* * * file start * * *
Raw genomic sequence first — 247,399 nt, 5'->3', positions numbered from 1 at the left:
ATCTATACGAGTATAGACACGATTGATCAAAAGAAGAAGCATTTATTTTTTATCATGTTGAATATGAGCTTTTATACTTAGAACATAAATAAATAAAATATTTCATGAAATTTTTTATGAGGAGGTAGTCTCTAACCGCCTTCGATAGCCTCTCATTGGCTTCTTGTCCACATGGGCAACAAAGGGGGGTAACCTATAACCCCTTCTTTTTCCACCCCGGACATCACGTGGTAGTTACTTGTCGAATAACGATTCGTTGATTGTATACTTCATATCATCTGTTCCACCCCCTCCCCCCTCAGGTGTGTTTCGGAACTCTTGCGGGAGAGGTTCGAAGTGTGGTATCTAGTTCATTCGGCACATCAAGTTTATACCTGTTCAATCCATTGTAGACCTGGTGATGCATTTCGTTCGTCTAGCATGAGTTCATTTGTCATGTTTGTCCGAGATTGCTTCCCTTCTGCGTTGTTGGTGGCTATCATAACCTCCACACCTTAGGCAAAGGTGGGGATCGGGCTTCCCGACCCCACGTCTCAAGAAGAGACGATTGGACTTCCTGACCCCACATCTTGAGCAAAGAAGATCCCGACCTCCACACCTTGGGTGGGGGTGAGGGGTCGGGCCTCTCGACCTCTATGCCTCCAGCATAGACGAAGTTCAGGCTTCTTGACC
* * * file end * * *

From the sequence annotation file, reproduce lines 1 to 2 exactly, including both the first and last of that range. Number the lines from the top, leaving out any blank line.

Raw genomic sequence first — 247,399 nt, 5'->3', positions numbered from 1 at the left:
ATCTATACGAGTATAGACACGATTGATCAAAAGAAGAAGCATTTATTTTTTATCATGTTGAATATGAGCTTTTATACTTAGAACATAAATAAATAAAATATTTCATGAAATTTTTTATGAGGAGGTAGTCTCTAACCGCCTTCGATAGCCTCTCATTGGCTTCTTGTCCACATGGGCAACAAAGGGGGGTAACCTATAACCCCTTCTTTTTCCACCCCGGACATCACGTGGTAGTTACTTGTCGAATAACGATTCGTTGATTGTATACTTCATATCATCTGTTCCACCCCCTCCCCCCTCAGGTGTGTTTCGGAACTCTTGCGGGAGAGGTTCGAAGTGTGGTATCTAGTTCATTCGGCACATCAAGTTTATACCTGTTCAATCCATTGTAGACCTGGTGATGCATTTCGTTCGTCTAGCATGAGTTCATTTGTCATGTTTGTCCGAGATTGCTTCCCTTCTGCGTTGTTGGTGGCTATCATAACCTCCACACCTTAGGCAAAGGTGGGGATCGGGCTTCCCGACCCCACGTCTCAAGAAGAGACGATTGGACTTCCTGACCCCACATCTTGAGCAAAGAAGATCCCGACCTCCACACCTTGGGTGGGGGTGAGGGGTCGGGCCTCTCGACCTCTATGCCTCCAGCATAGACGAAGTTCAGGCTTCTTGACC